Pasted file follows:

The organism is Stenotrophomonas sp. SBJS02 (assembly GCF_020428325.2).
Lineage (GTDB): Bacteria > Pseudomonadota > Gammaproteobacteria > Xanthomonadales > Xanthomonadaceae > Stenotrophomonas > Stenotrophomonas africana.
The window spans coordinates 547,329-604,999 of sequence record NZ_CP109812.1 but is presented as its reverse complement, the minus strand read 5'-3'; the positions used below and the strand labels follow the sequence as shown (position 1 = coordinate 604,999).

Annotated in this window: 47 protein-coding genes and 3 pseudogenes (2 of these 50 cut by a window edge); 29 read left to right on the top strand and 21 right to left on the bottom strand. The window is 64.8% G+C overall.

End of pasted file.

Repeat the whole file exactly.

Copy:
The organism is Stenotrophomonas sp. SBJS02 (assembly GCF_020428325.2).
Lineage (GTDB): Bacteria > Pseudomonadota > Gammaproteobacteria > Xanthomonadales > Xanthomonadaceae > Stenotrophomonas > Stenotrophomonas africana.
The window spans coordinates 547,329-604,999 of sequence record NZ_CP109812.1 but is presented as its reverse complement, the minus strand read 5'-3'; the positions used below and the strand labels follow the sequence as shown (position 1 = coordinate 604,999).

Annotated in this window: 47 protein-coding genes and 3 pseudogenes (2 of these 50 cut by a window edge); 29 read left to right on the top strand and 21 right to left on the bottom strand. The window is 64.8% G+C overall.